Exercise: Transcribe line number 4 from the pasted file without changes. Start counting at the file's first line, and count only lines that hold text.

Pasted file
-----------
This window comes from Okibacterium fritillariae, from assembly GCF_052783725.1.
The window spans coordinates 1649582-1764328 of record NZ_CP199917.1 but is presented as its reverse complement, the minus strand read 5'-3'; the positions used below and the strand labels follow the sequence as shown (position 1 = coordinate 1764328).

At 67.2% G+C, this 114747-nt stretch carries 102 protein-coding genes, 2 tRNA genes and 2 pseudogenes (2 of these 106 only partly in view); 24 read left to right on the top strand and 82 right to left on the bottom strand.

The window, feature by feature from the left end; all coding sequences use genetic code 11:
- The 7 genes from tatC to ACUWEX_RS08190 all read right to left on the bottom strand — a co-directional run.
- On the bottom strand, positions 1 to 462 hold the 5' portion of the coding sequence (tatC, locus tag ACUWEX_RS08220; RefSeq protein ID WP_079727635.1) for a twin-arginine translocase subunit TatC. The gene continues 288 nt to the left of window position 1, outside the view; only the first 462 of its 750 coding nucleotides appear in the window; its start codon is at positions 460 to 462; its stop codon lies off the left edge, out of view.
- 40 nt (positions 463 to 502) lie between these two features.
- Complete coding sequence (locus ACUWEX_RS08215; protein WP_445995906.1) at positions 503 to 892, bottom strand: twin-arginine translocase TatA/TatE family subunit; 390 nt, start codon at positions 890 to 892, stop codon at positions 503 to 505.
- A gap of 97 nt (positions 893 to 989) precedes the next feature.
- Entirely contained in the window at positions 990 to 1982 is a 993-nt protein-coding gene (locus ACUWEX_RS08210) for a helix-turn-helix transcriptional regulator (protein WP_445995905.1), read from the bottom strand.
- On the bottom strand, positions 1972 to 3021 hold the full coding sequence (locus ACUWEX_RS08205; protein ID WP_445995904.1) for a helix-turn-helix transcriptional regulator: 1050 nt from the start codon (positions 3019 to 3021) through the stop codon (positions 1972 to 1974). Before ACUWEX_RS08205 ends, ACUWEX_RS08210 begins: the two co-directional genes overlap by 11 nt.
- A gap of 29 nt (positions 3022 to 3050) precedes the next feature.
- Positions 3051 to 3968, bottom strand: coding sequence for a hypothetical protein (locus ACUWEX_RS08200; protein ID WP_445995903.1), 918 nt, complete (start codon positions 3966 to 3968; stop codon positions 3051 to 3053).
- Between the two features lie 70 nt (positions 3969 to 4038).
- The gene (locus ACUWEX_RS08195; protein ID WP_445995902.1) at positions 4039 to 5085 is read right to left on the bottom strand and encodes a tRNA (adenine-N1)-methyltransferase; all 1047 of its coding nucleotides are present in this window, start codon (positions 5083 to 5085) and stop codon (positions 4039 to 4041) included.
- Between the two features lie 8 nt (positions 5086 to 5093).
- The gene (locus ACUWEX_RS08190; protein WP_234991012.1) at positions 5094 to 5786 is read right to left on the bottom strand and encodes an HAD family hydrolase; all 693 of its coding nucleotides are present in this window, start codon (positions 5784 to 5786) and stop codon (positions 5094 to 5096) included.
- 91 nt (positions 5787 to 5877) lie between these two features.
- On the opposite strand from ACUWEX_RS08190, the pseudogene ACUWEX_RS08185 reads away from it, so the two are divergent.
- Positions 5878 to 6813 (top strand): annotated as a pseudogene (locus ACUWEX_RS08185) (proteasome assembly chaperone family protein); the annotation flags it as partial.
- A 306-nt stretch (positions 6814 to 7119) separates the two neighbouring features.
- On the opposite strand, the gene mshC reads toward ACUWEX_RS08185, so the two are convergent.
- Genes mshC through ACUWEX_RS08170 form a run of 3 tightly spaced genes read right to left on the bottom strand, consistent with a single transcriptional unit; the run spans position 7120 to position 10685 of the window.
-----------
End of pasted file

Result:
The window, feature by feature from the left end; all coding sequences use genetic code 11: